“It’s a tradition for a lot of families here in Brownsville. I have photos of my grandma as a little kid on the beach, and then photos of my mom as a little kid on the beach, and myself and my younger siblings.” Her family would fish here, too, and eat what they’d caught in the afternoons.
When Guevara looks out onto the water now, toward the flat expanse of the horizon, she sees what might become of the quiet bay and its beauty: Two energy companies have leased land near Port Isabel, and they plan to build liquified natural gas plants the size of several city blocks to process and compress millions of tons of gas from the Permian Basin. The plants’ towering flare stack will release harmful air pollutants. Tankers will line up in front of the plant, blocking the view from the beach to the Gulf of Mexico. The plants’ security protocols will likely require that the waterways nearby remain closed to local residents when the ships are loading.
“In 30 years, I think those memories are gone,” she says, motioning toward the nearby families on the beach. “It breaks my heart now to think about the future. If I ever have kids, will I be able to take them here?”
About a year ago, Guevara joined the Sierra Club as an organizer in the Rio Grande Valley. Environmentalists, grassroots groups, and city officials alike have united against the plants, which they say will destroy the local ecology and harm communities. The LNG plants will be located off the Bahia Grande, one of the country’s largest wetland-restoration projects and a habitat for several rare species of birds. Rio Grande LNG did not respond to a request for comment, and Texas LNG’s spokesperson said that the company “hasn’t seen any credible evidence of environmental threats.”
Texas LNG’s proposed plant will also disrupt an archaeological site containing Indigenous artifacts and a burial ground. For Christopher Basaldu, an organizer with the Sierra Club, the company’s decision to continue building on the site and exporting gas to Europe is proof of an ongoing legacy of colonialism. “This industry acts as if Native people do not exist,” he says. “[The companies] have no relationship to the land or the water. They just want to make more money. And they’ll do it at the cost of destroying the ecosystem and destroying the health of families.”
The Port of Brownsville has long been one of the state’s major deep-water ports, but it’s never been a major energy corridor, like the Houston Ship Channel, Corpus Christi, or Freeport. With the new LNG developments, the port is laying the groundwork to become a key part of the state’s energy economy, regardless of how local residents feel about it.
“We’re the last unindustrialized port on the Texas coast,” says Kyle Burnell, a local shrimper who runs a shrimp house that will likely be displaced by the LNG plants. “And here they are like, ‘Well, hey, that place looks beautiful. Let’s put a fucking processing plant there.’”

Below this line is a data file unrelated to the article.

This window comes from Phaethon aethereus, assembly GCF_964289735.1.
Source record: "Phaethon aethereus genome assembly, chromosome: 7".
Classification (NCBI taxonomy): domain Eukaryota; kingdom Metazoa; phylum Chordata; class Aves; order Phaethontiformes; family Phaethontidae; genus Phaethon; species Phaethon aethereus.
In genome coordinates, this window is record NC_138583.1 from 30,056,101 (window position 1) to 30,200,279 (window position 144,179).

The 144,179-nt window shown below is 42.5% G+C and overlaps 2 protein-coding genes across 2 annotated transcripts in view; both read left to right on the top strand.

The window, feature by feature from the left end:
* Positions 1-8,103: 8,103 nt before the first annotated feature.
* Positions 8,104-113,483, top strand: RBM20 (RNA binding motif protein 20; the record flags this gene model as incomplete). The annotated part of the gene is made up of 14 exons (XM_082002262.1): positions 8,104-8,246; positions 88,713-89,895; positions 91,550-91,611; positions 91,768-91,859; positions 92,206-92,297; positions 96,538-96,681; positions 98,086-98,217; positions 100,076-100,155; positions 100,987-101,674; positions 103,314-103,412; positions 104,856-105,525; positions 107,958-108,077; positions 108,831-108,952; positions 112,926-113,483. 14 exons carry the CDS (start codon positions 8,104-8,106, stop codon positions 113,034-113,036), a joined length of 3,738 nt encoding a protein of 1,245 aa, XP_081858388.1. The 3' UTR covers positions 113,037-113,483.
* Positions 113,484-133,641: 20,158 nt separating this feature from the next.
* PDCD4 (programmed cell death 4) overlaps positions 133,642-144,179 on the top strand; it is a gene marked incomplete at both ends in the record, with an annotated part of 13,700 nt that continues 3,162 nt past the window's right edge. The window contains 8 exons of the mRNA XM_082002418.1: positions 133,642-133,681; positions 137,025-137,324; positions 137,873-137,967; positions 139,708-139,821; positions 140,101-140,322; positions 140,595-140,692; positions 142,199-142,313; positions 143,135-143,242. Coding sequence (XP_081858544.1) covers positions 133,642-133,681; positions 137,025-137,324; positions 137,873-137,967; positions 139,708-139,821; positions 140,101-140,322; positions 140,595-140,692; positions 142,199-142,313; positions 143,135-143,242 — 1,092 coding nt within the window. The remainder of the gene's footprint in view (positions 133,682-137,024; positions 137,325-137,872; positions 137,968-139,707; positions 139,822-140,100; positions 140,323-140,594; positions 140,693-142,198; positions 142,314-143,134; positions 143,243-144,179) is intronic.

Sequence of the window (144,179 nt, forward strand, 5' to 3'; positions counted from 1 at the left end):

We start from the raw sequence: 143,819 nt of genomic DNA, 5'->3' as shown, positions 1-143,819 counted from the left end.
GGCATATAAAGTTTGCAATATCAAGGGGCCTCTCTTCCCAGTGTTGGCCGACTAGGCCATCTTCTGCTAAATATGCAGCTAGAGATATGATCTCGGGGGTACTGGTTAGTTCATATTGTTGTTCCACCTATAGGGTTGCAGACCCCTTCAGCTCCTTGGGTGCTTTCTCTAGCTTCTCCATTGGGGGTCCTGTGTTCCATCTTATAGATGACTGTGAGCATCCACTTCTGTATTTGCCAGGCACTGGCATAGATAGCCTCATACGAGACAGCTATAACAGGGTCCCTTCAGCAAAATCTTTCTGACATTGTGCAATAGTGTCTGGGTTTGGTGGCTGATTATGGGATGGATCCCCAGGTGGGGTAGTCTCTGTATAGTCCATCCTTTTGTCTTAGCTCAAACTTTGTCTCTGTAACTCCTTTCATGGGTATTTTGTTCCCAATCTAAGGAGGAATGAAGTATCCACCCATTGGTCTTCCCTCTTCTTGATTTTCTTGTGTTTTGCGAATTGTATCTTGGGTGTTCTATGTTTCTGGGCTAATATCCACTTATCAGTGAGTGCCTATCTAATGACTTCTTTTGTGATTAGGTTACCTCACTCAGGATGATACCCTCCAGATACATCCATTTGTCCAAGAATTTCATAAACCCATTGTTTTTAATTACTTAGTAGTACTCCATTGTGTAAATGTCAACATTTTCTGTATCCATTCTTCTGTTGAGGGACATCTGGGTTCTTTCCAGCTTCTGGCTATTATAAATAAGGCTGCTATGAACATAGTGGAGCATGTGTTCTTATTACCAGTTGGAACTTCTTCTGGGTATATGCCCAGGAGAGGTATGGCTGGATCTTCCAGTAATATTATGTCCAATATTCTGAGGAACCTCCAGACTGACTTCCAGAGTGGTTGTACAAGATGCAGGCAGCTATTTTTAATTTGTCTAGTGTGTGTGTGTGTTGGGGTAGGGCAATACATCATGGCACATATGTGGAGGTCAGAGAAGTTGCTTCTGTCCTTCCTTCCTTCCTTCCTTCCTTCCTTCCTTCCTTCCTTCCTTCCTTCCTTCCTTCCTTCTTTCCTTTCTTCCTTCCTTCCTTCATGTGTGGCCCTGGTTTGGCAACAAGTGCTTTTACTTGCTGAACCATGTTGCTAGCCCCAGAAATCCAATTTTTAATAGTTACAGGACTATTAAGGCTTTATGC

But years of activism in Brownsville have begun to pay off. In early August, the Sierra Club, along with grassroots groups and the city of Port Isabel, won a lawsuit that they’d filed against the Federal Energy Regulatory Commission (FERC), alleging its environmental impact analyses for the two LNG plants had failed to account for the public health, environmental justice, and climate impacts of the projects on the community. A federal court ruled in their favor, and now the agency will have to redo its studies. Though the projects’ permits have not been canceled, it presents a significant setback for the two companies, says Rebekah Hinojosa, a Sierra Club organizer. “FERC has pretty much rubber-stamped every permit for every LNG terminal,” she says. “Right now is the opportunity for the commission to do its job, and that’s what we’re hopeful for.” In the meantime, Hinojosa says, activists in the area plan to continue pressuring other players, too: banks that finance the plants and countries that sign import deals with the terminals. These strategies, she says, played a part in tanking a third LNG plant: In April, Annova LNG abruptly canceled its project after failing to secure long-term export contracts.
In Brownsville, where industry doesn’t have a stranglehold on the community’s ecology or economy yet, Hinojosa worries that the LNG plants, if they go through, would be a catalyst. “The way that industry works, first they build a plant,” she says. “But that’s not all. Then they add more pipelines, and they expand the facility, and it just keeps growing.”
The sunset over the city is warm and golden. But years from now, when the waning rays shine through heavy pollution, the sky might deepen to spectacular shades of pink and orange, just like the sunsets nearly 400 miles north in Port Arthur: a beautiful backdrop for the towering metal structures that loom over the coast.